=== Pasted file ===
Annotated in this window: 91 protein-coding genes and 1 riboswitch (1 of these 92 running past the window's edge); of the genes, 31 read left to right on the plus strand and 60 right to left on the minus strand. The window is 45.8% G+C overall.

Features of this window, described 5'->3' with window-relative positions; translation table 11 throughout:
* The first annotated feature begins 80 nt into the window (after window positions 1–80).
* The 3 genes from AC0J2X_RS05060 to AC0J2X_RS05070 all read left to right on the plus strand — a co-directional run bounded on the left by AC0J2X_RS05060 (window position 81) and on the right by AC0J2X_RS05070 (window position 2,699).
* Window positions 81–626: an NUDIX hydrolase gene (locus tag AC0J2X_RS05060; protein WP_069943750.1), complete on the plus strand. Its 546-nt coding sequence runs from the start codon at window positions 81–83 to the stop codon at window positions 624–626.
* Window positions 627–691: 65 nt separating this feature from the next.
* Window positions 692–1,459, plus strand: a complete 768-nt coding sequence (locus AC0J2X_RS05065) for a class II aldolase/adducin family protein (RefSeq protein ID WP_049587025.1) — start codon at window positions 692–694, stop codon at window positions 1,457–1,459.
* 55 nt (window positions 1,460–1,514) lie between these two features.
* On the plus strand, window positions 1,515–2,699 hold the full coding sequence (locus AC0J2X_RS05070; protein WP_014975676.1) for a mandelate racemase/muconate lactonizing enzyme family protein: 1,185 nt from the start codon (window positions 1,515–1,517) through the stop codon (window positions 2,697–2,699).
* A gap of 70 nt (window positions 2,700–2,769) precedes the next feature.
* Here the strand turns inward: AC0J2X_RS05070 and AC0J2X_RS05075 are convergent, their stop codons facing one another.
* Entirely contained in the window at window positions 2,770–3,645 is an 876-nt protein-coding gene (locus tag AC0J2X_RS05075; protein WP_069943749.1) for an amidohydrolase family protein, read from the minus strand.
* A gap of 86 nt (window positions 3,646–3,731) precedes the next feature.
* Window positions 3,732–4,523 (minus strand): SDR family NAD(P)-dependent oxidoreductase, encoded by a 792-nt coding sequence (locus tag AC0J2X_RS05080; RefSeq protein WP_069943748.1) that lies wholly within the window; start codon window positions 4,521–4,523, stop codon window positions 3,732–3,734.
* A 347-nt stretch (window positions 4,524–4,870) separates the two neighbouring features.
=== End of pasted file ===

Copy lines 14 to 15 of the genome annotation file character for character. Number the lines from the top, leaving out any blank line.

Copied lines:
* Window positions 3,732–4,523 (minus strand): SDR family NAD(P)-dependent oxidoreductase, encoded by a 792-nt coding sequence (locus tag AC0J2X_RS05080; RefSeq protein WP_069943748.1) that lies wholly within the window; start codon window positions 4,521–4,523, stop codon window positions 3,732–3,734.
* A 347-nt stretch (window positions 4,524–4,870) separates the two neighbouring features.